There are times in life when you will probably want to write a formal letter instead of an informal letter or email. These include cover letters for job applications, letters of enquiry, letters of resignation, legal correspondence and many more. In these situations it's important that you follow the expected letter format.
How to Write a Formal Letter
- Layout of a formal letter
- Formal letter writing rules
- Content of a formal letter
- Formal letter template
- Abbreviations used in letter writing
- Template for a covering letter
- Template for a letter of enquiry
Use a formal letter format
The example letter writing format shown below shows you a general outline for a formal or business letter. Further information about each part of a formal letter can be found after the image.
Follow a formal letter format when writing formal letters
In English there are a number of official letter format conventions that should be used when formatting a formal or business letter. Furthermore, you try to write as simply and as clearly as possible, and not to make the letter longer than necessary. Remember not to use informal language like contractions.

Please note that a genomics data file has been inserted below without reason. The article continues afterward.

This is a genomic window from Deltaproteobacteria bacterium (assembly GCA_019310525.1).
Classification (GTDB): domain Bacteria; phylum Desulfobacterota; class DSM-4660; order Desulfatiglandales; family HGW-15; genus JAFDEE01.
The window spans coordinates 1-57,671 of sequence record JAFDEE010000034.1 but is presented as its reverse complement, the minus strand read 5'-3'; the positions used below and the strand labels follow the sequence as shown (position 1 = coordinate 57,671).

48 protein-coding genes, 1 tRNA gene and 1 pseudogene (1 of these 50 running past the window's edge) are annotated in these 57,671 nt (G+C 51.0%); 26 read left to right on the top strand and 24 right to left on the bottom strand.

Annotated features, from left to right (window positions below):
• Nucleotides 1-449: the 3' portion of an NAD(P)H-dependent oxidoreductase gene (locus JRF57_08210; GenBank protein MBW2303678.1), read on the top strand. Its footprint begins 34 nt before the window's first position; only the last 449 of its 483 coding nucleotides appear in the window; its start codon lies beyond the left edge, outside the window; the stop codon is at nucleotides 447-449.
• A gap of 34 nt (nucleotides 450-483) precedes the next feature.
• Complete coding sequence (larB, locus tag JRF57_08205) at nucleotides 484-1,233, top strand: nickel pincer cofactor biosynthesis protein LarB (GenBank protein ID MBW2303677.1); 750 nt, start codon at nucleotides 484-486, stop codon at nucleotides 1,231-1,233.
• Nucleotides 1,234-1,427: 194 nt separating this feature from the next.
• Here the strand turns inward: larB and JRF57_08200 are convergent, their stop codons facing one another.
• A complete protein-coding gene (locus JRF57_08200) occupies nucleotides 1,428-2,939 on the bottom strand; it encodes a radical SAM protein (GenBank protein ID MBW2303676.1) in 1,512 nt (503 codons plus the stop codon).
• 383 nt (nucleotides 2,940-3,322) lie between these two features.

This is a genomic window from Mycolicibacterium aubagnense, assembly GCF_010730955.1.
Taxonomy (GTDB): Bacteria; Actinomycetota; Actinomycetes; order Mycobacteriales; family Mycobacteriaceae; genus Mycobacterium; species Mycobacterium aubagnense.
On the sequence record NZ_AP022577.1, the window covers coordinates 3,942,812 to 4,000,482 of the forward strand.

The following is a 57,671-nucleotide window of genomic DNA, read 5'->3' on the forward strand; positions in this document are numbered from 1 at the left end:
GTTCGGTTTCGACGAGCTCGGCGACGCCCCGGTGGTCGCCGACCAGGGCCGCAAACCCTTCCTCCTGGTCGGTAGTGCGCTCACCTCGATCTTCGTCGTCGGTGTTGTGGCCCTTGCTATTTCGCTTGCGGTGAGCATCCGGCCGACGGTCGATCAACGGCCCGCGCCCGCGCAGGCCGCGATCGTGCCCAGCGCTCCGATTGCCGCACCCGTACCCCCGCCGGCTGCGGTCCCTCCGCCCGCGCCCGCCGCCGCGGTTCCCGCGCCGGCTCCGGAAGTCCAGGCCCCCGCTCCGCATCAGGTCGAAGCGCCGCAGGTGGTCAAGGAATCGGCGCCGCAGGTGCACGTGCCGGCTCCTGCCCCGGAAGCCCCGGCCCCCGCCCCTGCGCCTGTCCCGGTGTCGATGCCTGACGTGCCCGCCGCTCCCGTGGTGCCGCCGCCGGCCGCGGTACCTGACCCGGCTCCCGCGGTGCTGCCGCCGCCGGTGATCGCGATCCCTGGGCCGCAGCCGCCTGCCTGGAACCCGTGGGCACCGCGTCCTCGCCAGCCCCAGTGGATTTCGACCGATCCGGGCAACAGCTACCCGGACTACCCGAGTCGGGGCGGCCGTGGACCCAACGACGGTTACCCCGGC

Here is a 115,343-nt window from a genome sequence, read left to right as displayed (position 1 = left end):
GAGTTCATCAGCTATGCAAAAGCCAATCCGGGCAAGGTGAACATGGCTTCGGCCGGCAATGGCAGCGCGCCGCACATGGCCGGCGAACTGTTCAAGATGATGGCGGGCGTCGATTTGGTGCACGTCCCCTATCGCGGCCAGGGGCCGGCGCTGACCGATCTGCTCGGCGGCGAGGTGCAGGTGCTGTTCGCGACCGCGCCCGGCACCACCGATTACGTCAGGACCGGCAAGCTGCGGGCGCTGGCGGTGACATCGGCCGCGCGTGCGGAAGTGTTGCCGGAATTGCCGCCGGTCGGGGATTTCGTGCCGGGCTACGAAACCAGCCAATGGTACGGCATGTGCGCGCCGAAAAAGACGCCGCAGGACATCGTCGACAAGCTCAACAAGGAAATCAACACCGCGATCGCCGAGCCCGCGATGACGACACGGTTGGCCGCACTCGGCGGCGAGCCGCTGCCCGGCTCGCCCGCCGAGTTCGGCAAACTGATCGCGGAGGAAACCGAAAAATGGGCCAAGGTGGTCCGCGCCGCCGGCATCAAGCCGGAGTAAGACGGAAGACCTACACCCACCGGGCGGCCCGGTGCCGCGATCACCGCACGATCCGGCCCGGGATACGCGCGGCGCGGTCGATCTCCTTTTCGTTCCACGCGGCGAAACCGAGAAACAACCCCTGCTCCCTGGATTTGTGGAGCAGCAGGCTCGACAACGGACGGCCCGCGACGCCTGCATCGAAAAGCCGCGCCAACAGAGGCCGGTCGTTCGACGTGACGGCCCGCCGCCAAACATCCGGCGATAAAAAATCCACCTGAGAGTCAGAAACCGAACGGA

1) Include your name and contact information
The return address should be written in the top right-hand corner of a formal letter. This will usually your address, but could be any other address to which a reply should be sent.
2) Include the recipient's name and address
Add the address of the person you are writing to. The recipient's address should be written on the left, often starting below your address. If you are going to print and post the letter using a windowed envelope, make sure you align this address with the clear plastic window.
3) Include the date
Different people put the date on different sides of the page. You can write this on the right or the left on the line after the address you are writing to. Write the month as a word.
4) Use the right salutation
The tip to starting a formal English letter is to greet the person you're writing to in the correct way. This is known as the Salutation. If you know the name of the person you're writing to then use 'Sir' or 'Madam' here, otherwise write their full name, including their title. Remember, try not to be too informal or casual.